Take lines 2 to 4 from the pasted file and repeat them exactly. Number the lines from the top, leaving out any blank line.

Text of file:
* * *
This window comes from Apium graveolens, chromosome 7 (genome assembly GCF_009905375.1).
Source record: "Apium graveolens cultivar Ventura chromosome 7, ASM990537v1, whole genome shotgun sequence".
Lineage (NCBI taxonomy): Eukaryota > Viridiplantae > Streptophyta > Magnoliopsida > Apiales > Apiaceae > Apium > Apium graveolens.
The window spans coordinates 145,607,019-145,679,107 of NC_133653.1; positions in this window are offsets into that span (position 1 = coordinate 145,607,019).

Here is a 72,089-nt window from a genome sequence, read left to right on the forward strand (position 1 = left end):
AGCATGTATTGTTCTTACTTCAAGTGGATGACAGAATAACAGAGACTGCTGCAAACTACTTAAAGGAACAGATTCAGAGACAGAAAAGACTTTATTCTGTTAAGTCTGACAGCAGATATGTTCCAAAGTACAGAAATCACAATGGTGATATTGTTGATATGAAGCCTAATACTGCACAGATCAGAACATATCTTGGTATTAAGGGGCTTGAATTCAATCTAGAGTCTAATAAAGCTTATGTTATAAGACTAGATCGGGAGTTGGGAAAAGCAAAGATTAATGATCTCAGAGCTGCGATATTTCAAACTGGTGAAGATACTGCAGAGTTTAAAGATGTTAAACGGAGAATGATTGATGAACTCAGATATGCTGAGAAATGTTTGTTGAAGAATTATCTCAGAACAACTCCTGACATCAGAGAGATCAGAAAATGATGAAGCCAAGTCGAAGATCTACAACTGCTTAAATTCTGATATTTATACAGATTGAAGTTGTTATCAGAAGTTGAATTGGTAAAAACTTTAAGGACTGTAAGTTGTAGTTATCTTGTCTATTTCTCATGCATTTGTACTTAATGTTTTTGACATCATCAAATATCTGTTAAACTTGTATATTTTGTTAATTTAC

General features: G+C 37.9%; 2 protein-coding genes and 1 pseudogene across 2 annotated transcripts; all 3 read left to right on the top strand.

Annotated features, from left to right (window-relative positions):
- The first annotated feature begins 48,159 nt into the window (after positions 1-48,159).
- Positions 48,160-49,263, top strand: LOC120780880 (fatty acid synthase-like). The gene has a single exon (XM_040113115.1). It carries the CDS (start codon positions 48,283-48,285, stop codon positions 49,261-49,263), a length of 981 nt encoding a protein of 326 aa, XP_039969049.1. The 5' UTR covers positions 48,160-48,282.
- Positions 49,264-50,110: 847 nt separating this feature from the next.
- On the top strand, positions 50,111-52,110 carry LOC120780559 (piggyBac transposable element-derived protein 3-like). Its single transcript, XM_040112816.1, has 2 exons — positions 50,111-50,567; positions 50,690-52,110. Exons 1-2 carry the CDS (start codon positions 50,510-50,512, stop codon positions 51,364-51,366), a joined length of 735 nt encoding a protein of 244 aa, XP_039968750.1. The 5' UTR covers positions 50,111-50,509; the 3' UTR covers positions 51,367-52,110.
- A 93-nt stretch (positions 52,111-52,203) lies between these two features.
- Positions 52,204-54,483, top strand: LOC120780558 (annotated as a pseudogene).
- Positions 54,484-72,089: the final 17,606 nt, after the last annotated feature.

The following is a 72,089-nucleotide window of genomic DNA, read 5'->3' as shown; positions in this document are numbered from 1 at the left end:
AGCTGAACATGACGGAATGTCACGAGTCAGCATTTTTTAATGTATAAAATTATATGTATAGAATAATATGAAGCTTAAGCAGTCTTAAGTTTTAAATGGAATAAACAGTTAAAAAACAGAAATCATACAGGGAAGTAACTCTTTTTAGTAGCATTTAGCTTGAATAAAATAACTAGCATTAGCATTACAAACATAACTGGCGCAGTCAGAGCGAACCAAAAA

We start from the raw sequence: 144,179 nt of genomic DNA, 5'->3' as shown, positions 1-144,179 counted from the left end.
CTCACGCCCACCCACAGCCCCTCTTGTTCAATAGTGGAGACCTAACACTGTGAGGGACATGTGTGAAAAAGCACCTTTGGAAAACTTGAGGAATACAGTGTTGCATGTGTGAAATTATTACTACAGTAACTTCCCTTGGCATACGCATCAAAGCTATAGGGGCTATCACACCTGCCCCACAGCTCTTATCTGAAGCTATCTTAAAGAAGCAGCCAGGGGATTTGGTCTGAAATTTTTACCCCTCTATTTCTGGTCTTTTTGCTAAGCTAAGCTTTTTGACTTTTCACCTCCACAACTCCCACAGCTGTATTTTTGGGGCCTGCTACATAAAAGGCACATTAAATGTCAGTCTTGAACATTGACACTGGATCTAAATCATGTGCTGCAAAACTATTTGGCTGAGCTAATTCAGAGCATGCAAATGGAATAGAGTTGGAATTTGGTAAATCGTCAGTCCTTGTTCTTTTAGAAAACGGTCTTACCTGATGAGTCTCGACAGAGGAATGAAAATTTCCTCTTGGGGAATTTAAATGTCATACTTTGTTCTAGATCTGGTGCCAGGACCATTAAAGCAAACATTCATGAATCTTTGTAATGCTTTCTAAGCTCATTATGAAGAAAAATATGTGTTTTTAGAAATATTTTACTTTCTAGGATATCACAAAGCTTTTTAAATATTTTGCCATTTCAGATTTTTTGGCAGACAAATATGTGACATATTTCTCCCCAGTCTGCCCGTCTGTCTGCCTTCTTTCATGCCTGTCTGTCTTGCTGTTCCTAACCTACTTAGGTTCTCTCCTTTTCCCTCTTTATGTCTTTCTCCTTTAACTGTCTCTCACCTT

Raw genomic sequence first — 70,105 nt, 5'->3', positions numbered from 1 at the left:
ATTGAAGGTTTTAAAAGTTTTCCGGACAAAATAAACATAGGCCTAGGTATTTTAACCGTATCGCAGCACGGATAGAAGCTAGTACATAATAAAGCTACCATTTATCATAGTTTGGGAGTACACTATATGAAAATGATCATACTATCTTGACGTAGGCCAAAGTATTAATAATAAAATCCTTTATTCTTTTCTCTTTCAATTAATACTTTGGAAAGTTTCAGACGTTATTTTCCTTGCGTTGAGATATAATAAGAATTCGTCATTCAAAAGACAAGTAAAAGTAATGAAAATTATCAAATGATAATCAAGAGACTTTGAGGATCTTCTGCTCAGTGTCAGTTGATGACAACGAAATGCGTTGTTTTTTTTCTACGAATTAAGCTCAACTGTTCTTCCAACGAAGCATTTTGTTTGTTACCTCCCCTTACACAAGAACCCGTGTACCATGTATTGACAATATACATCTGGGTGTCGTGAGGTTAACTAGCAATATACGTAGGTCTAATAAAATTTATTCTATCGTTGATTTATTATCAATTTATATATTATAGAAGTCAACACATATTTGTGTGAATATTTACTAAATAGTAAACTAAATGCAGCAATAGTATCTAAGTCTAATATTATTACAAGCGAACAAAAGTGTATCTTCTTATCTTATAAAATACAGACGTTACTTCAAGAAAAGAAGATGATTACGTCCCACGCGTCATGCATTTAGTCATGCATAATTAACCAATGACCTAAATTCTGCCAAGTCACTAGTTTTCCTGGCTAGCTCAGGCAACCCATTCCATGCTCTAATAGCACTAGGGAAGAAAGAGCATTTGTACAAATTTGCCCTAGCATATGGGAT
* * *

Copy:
Source record: "Apium graveolens cultivar Ventura chromosome 7, ASM990537v1, whole genome shotgun sequence".
Lineage (NCBI taxonomy): Eukaryota > Viridiplantae > Streptophyta > Magnoliopsida > Apiales > Apiaceae > Apium > Apium graveolens.
The window spans coordinates 145,607,019-145,679,107 of NC_133653.1; positions in this window are offsets into that span (position 1 = coordinate 145,607,019).